the link is the decision of the sentence that requires the most care. it is simply a bridge, and as such has a basic and plain function. named links are actions. over-spelling the ideas leaves an empty link, e-“do…(the trash)” consider what is the manner of spending time, if an action, to ascribing your link. consider the specific change being undertaken. some actions: take, give, make, buy, sell, use/eat, work, write, read. - notice these are all verbs of transfer. in instr, the link comes last, and it describes a step in revision. contextualize with an alternative a plan should inherit or give definitions of new terms. new definitions should especially be accompanied by a true use-case, to protect against a false problem. a pri is the motive for life, and itself is only a named spending of time. a developed pri is an instruction. one generalized is a lesson.
A scientist works to win bets against the unknown. they are a professional writer, evaluated on two metrics: For their new content. The net benefit on goal outcomes. A scientist-researcher is a writer, a data-collector and hypothesis tester. A scientist-scholar is a reader, curating toward theory development and communication. More will be said about scientist more broadly. here we focus strictly on the aspect of a scientist which is to develop the description of the world, properly.
Framework (frame) is a cluster of definitions. What metric can be used to compare and test bets on words? Such a metric requires a general framework for cognition. This is that general framework. Just as a child learns skills from “put it in the box” to “put it together,” and “solve the problem you creatively set up to solve the impossible,” so too the highest cognitive function –these days a cooperative one beyond the speed or control of any individual– deserves treatment of its abilities and applications in order of processing difficulty and utility; utility in contributing to itself however it sees fit, but especially in its allocation of finite resources.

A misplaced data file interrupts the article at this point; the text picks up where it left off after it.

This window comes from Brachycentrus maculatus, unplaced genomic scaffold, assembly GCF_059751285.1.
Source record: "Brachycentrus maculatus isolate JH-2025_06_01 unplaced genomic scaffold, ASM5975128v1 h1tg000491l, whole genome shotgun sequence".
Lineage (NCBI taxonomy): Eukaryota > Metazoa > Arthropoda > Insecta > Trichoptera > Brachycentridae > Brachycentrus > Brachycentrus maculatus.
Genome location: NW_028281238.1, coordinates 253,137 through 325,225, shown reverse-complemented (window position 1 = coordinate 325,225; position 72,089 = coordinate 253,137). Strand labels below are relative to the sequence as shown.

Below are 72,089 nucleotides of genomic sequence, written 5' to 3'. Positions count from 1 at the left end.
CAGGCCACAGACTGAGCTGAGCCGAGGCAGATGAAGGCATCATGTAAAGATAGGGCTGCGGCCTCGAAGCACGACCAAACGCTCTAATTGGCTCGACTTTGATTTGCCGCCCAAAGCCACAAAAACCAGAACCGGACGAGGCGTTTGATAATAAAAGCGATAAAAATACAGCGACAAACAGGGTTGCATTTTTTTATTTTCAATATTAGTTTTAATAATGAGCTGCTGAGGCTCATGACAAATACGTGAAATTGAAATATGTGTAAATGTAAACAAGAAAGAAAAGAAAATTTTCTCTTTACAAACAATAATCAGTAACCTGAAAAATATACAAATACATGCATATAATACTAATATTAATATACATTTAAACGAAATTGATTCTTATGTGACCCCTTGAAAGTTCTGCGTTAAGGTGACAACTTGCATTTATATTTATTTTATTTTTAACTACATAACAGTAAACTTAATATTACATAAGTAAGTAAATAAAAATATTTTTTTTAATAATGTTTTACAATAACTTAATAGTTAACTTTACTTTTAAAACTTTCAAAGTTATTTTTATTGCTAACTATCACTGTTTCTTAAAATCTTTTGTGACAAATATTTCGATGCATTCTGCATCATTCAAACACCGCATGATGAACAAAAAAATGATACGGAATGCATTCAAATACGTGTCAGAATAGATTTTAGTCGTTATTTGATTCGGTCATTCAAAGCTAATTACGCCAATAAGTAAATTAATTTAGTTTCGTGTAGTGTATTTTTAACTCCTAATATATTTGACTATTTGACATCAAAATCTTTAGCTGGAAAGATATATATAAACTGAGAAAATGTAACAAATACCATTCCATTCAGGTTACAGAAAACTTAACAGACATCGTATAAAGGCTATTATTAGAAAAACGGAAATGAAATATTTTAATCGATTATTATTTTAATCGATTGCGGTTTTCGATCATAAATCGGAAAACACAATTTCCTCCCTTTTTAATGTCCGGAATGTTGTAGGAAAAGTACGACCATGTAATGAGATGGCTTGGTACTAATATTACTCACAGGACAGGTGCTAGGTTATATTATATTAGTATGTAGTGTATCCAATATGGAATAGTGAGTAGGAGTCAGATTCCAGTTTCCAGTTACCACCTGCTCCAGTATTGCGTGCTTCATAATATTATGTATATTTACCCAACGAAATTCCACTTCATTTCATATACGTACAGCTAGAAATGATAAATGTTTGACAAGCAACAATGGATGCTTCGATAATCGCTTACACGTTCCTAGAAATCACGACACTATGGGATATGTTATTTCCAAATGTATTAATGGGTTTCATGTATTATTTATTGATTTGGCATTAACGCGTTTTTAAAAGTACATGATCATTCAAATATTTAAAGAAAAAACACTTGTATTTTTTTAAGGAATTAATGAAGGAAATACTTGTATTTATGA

\[ h1 where p = cognition, good.p = p(wit.goal.sort|pri) \] Cognitive acts should be engaged in as a pyramid of levels (like food pyramid), number of tasks (width of level). For example, a base height of 4 (levels) = 4 topics on bottom level, On 2nd, 2 on 3rd and 1 on 4th. where the bottom level is the For example, assuming a goal, make an action plan (blitz) constrained by number of tasks by type as follows: Sort (base task) Name, def, or measure, Make (minimum viable) Test (edit, sim, revise) Use (reliable, helpful) Additional tasks must “wait” to be addressed until a task of the same level becomes complete and removed from the pyramid, leaving a slot to be replaced. This is a frame that gives a starting point for assessing how and what optimal capacity and boundaries exist for a human as a cognitive being. Above is a proposed initial bet, arrived at by sim. here’s an example good sim: Name a pri-scope of irl-events. For example, tasks may differ in how hard and many times actions The following properties can be varied by sim. 1-task type Task-level and task-count For example, 3 levels starting at 10-count, reducing by 2 The goal of sim is to maximize a bet you take (e.g., vs defining